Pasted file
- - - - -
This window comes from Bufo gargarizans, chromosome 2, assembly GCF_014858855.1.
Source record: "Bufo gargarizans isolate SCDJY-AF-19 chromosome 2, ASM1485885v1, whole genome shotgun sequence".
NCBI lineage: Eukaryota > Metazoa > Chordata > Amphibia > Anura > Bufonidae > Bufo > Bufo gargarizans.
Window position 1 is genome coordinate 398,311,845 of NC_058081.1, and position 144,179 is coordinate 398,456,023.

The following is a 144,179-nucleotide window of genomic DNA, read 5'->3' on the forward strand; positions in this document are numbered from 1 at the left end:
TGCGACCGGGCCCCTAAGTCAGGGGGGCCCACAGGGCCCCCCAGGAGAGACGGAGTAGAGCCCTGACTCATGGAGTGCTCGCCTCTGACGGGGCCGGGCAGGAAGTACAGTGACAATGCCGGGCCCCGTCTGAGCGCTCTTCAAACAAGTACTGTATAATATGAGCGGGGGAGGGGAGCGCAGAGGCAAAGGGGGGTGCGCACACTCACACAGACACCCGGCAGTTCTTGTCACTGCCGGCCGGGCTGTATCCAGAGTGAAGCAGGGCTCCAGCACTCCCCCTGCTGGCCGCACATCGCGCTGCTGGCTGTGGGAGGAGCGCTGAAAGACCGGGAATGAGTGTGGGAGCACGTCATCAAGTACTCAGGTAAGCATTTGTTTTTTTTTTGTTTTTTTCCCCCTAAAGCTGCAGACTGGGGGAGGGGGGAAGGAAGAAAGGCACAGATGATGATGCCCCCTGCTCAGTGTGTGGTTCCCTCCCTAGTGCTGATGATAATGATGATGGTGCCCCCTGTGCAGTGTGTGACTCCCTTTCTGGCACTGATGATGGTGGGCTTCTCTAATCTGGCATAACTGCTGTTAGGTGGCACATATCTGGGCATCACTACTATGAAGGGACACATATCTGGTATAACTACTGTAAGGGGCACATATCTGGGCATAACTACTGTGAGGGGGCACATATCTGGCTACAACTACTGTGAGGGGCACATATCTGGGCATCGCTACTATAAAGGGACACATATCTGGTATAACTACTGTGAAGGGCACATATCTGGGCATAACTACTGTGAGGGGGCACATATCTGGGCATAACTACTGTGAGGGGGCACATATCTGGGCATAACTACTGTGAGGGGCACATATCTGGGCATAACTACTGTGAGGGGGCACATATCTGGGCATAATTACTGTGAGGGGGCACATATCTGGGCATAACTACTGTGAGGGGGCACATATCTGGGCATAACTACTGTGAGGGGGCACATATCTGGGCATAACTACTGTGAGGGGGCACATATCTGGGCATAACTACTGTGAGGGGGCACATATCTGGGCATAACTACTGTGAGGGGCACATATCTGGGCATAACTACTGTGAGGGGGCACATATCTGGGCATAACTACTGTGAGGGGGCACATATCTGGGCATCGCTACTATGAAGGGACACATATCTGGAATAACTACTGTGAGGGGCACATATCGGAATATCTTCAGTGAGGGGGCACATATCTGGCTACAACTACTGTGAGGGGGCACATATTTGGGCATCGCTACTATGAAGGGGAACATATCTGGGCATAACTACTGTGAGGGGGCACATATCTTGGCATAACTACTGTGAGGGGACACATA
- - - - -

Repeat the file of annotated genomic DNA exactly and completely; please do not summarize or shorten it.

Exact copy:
This window comes from Bufo gargarizans, chromosome 2, assembly GCF_014858855.1.
Source record: "Bufo gargarizans isolate SCDJY-AF-19 chromosome 2, ASM1485885v1, whole genome shotgun sequence".
NCBI lineage: Eukaryota > Metazoa > Chordata > Amphibia > Anura > Bufonidae > Bufo > Bufo gargarizans.
Window position 1 is genome coordinate 398,311,845 of NC_058081.1, and position 144,179 is coordinate 398,456,023.

The following is a 144,179-nucleotide window of genomic DNA, read 5'->3' on the forward strand; positions in this document are numbered from 1 at the left end:
TGCGACCGGGCCCCTAAGTCAGGGGGGCCCACAGGGCCCCCCAGGAGAGACGGAGTAGAGCCCTGACTCATGGAGTGCTCGCCTCTGACGGGGCCGGGCAGGAAGTACAGTGACAATGCCGGGCCCCGTCTGAGCGCTCTTCAAACAAGTACTGTATAATATGAGCGGGGGAGGGGAGCGCAGAGGCAAAGGGGGGTGCGCACACTCACACAGACACCCGGCAGTTCTTGTCACTGCCGGCCGGGCTGTATCCAGAGTGAAGCAGGGCTCCAGCACTCCCCCTGCTGGCCGCACATCGCGCTGCTGGCTGTGGGAGGAGCGCTGAAAGACCGGGAATGAGTGTGGGAGCACGTCATCAAGTACTCAGGTAAGCATTTGTTTTTTTTTTGTTTTTTTCCCCCTAAAGCTGCAGACTGGGGGAGGGGGGAAGGAAGAAAGGCACAGATGATGATGCCCCCTGCTCAGTGTGTGGTTCCCTCCCTAGTGCTGATGATAATGATGATGGTGCCCCCTGTGCAGTGTGTGACTCCCTTTCTGGCACTGATGATGGTGGGCTTCTCTAATCTGGCATAACTGCTGTTAGGTGGCACATATCTGGGCATCACTACTATGAAGGGACACATATCTGGTATAACTACTGTAAGGGGCACATATCTGGGCATAACTACTGTGAGGGGGCACATATCTGGCTACAACTACTGTGAGGGGCACATATCTGGGCATCGCTACTATAAAGGGACACATATCTGGTATAACTACTGTGAAGGGCACATATCTGGGCATAACTACTGTGAGGGGGCACATATCTGGGCATAACTACTGTGAGGGGGCACATATCTGGGCATAACTACTGTGAGGGGCACATATCTGGGCATAACTACTGTGAGGGGGCACATATCTGGGCATAATTACTGTGAGGGGGCACATATCTGGGCATAACTACTGTGAGGGGGCACATATCTGGGCATAACTACTGTGAGGGGGCACATATCTGGGCATAACTACTGTGAGGGGGCACATATCTGGGCATAACTACTGTGAGGGGGCACATATCTGGGCATAACTACTGTGAGGGGCACATATCTGGGCATAACTACTGTGAGGGGGCACATATCTGGGCATAACTACTGTGAGGGGGCACATATCTGGGCATCGCTACTATGAAGGGACACATATCTGGAATAACTACTGTGAGGGGCACATATCGGAATATCTTCAGTGAGGGGGCACATATCTGGCTACAACTACTGTGAGGGGGCACATATTTGGGCATCGCTACTATGAAGGGGAACATATCTGGGCATAACTACTGTGAGGGGGCACATATCTTGGCATAACTACTGTGAGGGGACACATA